SOT: Than as a fraud creator. And then you get the court records which is be like in judicial foreclosure states, the judicial foreclosures, probate divorce, all that kind of stuff. The GIS department which goes in and kind of maps out each property and says “here’s where the boundary lines are,” and we’re able to lay those over maps, so that you can kind of see “Oh, that property backs to a creek and this property actually is surrounded by other properties” and whatever you can just, you know, very easily kind of understand those, you know boundaries and where things live. So those are the core ones, there’s others like you can go talk to your code enforcement department about code enforcement actions and, you know, most of this stuff is available property taxes, on like tax payments that ultimately end in tax sales. And so it’s just, it’s a it’s a real treasure trove. If you’re in the business of trying to buy properties, or you’re in the business of selling things to property owners, public records should be your number one marketing tool, well over, you know, Google and Facebook ads and all those other things, right, because every potential customer deal is in there with tons of information about that will help you find the right ones and make the right deals.


WS: How much of that do you find is available online versus actually having to go to an office in person?


SOT: So, historically, right, it varies a lot by county, and by department, right? So, you know, LA County, one of the largest county in the United States, right? There is no online look up tool, you have to go sit in their office at one of their computers, right? Other places like Maricopa County, not only can you do it, you know, online but you can actually look at the document images, right? So in Arizona, Phoenix area, so, you know, it varies a lot across the nation. There are companies like ours that go, and gather all that information and put it together, right? So, instead of having to go to the assessor’s office and then over to the recorders office, we pull it together into one spot so you can see the assessor, the recorder, you know, the GIS that the court all in one place. And, you know, make it easy to search.


WS: Is that nationwide?


SOT: Yeah. So, we just launched a nationally in November. We were in five states just out on the west coast before that. Started off originally just with foreclosures, and then expanded to all properties.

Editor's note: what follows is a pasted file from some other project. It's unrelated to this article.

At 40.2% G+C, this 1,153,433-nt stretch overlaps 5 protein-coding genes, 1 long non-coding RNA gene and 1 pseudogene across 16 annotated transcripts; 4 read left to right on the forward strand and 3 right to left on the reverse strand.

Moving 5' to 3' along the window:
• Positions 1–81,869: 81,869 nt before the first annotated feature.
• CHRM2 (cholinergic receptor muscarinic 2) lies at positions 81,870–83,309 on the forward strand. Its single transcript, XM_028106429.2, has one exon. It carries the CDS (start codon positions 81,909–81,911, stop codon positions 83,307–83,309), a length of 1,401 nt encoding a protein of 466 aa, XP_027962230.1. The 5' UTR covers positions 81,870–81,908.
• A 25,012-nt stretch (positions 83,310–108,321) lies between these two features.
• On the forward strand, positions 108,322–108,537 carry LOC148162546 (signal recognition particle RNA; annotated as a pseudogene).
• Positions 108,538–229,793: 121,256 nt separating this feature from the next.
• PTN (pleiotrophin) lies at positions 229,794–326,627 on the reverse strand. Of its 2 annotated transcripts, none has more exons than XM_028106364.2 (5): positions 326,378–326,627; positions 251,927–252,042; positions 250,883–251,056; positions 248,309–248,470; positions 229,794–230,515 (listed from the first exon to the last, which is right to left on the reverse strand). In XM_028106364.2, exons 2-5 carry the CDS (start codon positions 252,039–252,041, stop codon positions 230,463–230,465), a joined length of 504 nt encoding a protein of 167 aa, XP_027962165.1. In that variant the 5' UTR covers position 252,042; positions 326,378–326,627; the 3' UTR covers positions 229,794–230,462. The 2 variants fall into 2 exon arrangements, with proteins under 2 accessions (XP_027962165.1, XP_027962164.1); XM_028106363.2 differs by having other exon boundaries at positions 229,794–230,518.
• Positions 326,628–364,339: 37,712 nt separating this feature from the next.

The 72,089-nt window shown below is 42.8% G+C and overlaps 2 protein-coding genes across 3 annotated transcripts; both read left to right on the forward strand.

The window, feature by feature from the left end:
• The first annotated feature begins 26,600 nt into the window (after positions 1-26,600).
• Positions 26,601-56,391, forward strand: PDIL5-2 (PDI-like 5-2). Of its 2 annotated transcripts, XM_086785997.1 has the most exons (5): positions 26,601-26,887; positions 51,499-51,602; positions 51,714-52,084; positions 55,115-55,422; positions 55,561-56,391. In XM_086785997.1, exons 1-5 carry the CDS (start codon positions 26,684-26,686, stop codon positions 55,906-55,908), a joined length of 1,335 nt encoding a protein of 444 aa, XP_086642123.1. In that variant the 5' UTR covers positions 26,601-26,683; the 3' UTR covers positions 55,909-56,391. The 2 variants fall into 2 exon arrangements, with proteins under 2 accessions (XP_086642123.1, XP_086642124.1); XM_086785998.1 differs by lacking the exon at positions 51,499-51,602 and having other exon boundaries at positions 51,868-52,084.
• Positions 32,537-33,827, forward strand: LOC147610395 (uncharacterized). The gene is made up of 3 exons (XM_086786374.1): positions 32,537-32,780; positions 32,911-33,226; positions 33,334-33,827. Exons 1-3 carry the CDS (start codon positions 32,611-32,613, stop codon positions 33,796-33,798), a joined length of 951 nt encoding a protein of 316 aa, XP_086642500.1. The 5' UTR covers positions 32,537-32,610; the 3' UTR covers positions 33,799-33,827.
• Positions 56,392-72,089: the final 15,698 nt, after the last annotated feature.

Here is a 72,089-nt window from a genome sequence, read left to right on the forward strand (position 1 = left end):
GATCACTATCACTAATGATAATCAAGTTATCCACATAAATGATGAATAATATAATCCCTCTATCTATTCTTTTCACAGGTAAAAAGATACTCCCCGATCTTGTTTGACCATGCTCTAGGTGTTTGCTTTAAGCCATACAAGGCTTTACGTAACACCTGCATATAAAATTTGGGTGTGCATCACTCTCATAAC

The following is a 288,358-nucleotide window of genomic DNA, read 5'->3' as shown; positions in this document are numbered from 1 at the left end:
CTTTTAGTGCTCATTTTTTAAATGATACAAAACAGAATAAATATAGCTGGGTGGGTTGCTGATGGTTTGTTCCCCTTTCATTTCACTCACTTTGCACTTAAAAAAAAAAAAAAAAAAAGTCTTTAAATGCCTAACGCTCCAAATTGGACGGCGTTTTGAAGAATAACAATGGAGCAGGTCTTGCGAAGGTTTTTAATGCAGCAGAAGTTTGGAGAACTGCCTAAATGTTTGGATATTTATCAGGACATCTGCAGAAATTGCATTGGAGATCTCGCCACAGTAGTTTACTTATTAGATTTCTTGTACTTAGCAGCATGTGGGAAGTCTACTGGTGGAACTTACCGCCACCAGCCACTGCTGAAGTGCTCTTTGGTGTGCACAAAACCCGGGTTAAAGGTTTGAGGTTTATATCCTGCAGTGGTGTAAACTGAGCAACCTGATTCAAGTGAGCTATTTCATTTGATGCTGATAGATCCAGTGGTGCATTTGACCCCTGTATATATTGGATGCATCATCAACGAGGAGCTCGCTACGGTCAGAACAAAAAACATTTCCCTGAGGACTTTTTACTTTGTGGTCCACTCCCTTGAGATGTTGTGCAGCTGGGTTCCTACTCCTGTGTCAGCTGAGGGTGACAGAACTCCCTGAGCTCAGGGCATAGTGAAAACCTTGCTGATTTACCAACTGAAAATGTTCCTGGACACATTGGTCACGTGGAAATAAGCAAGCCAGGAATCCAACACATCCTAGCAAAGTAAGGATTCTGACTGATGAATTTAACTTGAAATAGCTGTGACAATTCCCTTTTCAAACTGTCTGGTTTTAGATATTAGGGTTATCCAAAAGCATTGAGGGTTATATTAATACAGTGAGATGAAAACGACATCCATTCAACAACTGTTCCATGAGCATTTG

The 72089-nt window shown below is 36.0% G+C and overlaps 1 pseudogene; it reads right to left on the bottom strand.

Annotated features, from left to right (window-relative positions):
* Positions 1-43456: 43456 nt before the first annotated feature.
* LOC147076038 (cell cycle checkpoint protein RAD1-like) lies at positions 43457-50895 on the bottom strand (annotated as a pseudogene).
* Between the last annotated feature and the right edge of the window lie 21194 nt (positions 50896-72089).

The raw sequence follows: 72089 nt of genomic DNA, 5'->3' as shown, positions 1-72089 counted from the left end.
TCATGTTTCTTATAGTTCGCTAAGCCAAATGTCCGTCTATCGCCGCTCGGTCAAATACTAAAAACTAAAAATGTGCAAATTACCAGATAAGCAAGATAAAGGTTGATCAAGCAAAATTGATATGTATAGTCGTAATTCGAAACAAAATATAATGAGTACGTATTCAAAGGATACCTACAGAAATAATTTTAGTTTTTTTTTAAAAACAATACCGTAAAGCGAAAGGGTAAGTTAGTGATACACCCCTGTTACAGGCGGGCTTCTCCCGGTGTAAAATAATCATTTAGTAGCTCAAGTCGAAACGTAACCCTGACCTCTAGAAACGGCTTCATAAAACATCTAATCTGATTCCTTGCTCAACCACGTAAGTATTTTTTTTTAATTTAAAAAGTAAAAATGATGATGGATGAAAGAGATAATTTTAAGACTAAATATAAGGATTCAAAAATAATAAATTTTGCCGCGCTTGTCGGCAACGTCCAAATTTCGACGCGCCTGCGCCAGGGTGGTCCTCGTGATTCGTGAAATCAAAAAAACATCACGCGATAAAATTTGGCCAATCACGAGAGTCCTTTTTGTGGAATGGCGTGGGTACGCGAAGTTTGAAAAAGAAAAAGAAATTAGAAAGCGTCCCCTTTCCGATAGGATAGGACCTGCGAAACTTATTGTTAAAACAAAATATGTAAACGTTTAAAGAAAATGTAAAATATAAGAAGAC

WS: Nice. Now that’s interesting. I look forward to learning a little more about that. You know, unfortunately Sean, a few final questions and, hopefully like I said, we can have you back and talk about this again and, you know, one thing I do like to ask operators, people in this business but I think from your experience, I’d love to hear your take on this, but I always say you know how do you prepare for another downturn? You know, and from what you know, for what you saw, you know, seen in 2005 and compared to now and knowing what happened over this past year, you know, what do you like to see, as far as if you’re going to invest with an operator or just anybody that’s buying any real estate, how should they be prepared for potential downturn?


SOT: I mean, I think the number one is I always look for investments versus speculation, right. So, to the degree that the deal for the deal to work, it depends on future appreciation, future things that you have no control over, right, that’s speculation. There’s a place for speculation, returns can be great, but it is a little different, right? If you’re buying a deal today and it’s got good income and, you know, that area, you know, has a good strong track record of employment and the rest, right? If it’s good deal today, it’ll be a good deal tomorrow, be a good deal next year. It doesn’t really even matter what happens to price like one of the things I remind people that, 2005, 2006, 2007, a lot of people lost houses, but a lot of people kept those properties. And they’re all fine today. And whether if you’re a homeowner and you bought it for yourself and you could afford to live there and you enjoyed the home, did it matter that the price did this? It doesn’t. If you’re an investor and you bought the property and met your income returns during that whole price, does it matter that the price did this? It doesn’t. So, you know, I think that’s the number one.